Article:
James Lowe says there is no chance of complacency creeping into the Ireland squad as they aim to book their spot in the World Cup quarter-finalsVenue: Stade de France, Paris Date: Saturday, 7 October Kick-off: 20:00 BSTCoverage: Listen to live commentary on BBC Radio 5 Live, BBC Radio Ulster, BBC Radio Scotland, BBC Sounds and online; follow text commentary on the BBC Sport website and app.If you look at the head-to-head between Ireland and Scotland from down the years – all 146 years – you will see there’s barely a hair’s breadth between them.
Ireland have 69 wins, Scotland have 67.
But you could forgive James Lowe for thinking it wasn’t so close. In fact, the last time Scotland beat Ireland, in February 2017, Lowe hadn’t even begun his career in Irish rugby.
He joined Leinster a month later, incidentally, and has won every Ireland-Scotland fixture in which he’s been involved since making his Test debut in 2020.
Lowe has come up with some big moments in those games, too, not least his second-half try at Murrayfield in this year’s Six Nations which put Ireland in the box seat for a 22-7 win that kept their Grand Slam dream alive.
The New Zealand-born wing is certainly one of the more entertaining speakers among the Irish squad – at least when it comes to addressing a room full of reporters – and he was hitting all the right notes on the eve of Saturday’s crucial Pool B clash with the Scots as both teams aim to secure World Cup knockout rugby.
“Scotland are an amazing team who have definitely pushed us,” said the 31-year-old wing, taking the chance to talk up the opposition.
“We’ve had the better end of the stick in the last few encounters. They’re a team that play with a lot of passion and width and physicality.
“We’re looking forward to the challenge. They definitely have one of the best 10s in the world [Finn Russell]. They’ve picked a nine [Ali Price] who likes running from the base and they’re definitely going to go in with the mindset of scoring tries and putting us under pressure.
“Six-two split on the bench. They’ve got a lot of forwards, impact players that are also able to change a match so we need to make sure we match them there as well.”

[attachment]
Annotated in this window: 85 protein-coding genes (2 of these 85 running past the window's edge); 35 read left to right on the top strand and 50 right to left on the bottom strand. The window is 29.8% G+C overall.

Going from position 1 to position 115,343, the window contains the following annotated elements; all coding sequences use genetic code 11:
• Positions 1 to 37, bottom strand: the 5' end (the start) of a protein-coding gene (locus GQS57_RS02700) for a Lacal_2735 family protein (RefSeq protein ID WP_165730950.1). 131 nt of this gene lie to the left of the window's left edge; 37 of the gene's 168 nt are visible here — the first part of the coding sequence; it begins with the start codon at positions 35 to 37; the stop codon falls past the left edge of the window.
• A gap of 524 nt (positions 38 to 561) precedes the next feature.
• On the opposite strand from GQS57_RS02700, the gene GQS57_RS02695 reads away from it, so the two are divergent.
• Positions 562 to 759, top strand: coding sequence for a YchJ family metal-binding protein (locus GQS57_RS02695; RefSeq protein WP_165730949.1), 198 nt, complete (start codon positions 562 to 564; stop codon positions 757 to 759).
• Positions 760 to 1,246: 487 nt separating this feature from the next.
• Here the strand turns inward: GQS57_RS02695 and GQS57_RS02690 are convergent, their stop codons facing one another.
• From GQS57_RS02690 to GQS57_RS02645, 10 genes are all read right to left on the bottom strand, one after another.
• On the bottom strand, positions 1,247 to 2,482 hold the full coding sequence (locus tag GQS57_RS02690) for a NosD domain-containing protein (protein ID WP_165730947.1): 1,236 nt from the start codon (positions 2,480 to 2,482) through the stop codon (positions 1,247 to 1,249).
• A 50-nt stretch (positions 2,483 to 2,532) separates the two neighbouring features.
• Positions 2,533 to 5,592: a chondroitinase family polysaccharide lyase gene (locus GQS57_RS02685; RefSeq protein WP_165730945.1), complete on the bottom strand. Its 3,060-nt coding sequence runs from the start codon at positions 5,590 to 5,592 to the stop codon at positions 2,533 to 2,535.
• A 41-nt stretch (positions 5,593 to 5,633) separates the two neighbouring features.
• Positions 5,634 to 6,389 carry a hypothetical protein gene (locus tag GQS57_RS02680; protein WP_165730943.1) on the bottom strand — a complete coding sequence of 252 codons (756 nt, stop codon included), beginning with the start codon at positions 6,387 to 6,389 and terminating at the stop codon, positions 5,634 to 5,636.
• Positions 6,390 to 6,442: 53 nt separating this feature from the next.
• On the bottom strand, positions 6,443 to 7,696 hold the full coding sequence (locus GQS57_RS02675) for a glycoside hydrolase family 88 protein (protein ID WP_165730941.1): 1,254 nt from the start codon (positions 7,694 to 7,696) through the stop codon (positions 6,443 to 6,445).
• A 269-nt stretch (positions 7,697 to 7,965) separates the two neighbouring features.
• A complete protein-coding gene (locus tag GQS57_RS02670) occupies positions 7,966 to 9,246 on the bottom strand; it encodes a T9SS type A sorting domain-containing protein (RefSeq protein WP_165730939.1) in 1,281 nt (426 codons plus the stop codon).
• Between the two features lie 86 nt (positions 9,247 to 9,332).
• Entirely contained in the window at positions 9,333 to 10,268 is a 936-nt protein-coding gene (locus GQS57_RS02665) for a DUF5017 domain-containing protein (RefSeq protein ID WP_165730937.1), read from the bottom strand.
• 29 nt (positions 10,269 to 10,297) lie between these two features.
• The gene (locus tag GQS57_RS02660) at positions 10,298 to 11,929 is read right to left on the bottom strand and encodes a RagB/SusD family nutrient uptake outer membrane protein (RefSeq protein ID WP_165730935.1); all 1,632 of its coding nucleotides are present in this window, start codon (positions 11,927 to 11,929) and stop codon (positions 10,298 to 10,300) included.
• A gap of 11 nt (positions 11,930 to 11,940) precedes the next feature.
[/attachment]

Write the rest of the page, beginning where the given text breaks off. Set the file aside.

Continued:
O’Mahony, Ireland’s ‘life and soul’, prepares for 100th cap’Ireland must learn from past mistakes in Scots showdown”Ireland are on a good run but Scotland will end it’Lowe clearly has a lot of admiration for Scotland. He called Darcy Graham “exceptional” and described Duhan van der Merwe as a “behemoth” who is a “serious threat”.
The thing is, though, the Scotland team Ireland will face on Saturday is basically the same side they beat at Murrayfield in March, with the now-retired Stuart Hogg an obvious exception.
At Murrayfield, Ireland lost two hookers and Caelan Doris and still proved far too strong for Gregor Townsend’s side. Given that Ireland have won every match since, including that rousing victory over the Springboks a fortnight ago, a lot of people aren’t giving Scotland much hope.
Permutations play a part in that, naturally. Scotland would ideally like a win while denying Ireland a bonus point.
If that means winning by eight, then it would mean doing something Scotland haven’t managed since 2001 and a time when not even Townsend’s suspect goal-kicking could stop them roaring to a 32-10 win.
A scoreline so heavily in Scotland’s favour is unlikely to come about in Paris on Saturday, as Ireland certainly do not seem in danger of letting slip their guard against complacency, even in the midst of a 16-match winning run.
“Obviously it does give us confidence in what we’ve done over the last three, four years in terms of what we’ve built,” Lowe said of Ireland’s impressive sequence of results.
“We know what works, but like I said earlier, even in wins there are things to learn. Invincible? I wouldn’t go anywhere near that word. Complacency is something that can’t creep into this group as well.
“We understand they’re serious threats and we’ve respected every opposition we’ve played so far in this competition.
“We’re just as diligent with Scotland as we were against South Africa, Romania and Tonga.”
Lowe scored a try in Ireland’s Six Nations win over Scotland at Murrayfield in MarchIreland, as they often are, were relaxed and jovial while conducting their eve-of-match media commitments at the Stade de France on Friday.
The news conference involving Lowe, scrum coach John Fogarty and lock Tadhg Beirne began with an amusing moment when Lowe was introduced as “Alex Lowe” – the name of a rugby journalist from the Times. Lowe also cracked a smile while saying he was keeping his moustache long as his wife hated it.
There was also a bit of fun around Beirne’s last-minute call-up to replace Andrew Porter in front of the media, while Fogarty prompted the biggest laughs when he joked that some of Ireland’s players had their own way of dealing with bedbugs.
“Some of the lads fumigate their beds naturally, so there’s no issue,” said Fogarty, who said the squad are yet to come across any bedbugs in France.
Ireland’s laidback approach stops with their media obligations, though. They have shown time and time again that when it comes to the matches, they take nothing for granted.
They certainly won’t against Scotland, with Andy Farrell sensing an opportunity to shuffle his pack by dropping James Ryan – who is fit according to Farrell – for Iain Henderson and Ronan Kelleher for fit-again Dan Sheehan.
While Ryan had been battling a wrist issue before Farrell confirmed his fitness on Thursday, this can be construed as a well-timed reminder from Farrell that he is not afraid to shake things up, even when the team keeps winning.
That in itself should be enough incentive for players who dream of potentially taking part in a World Cup quarter-final against the All Blacks.
What do Ireland and Scotland need to qualify?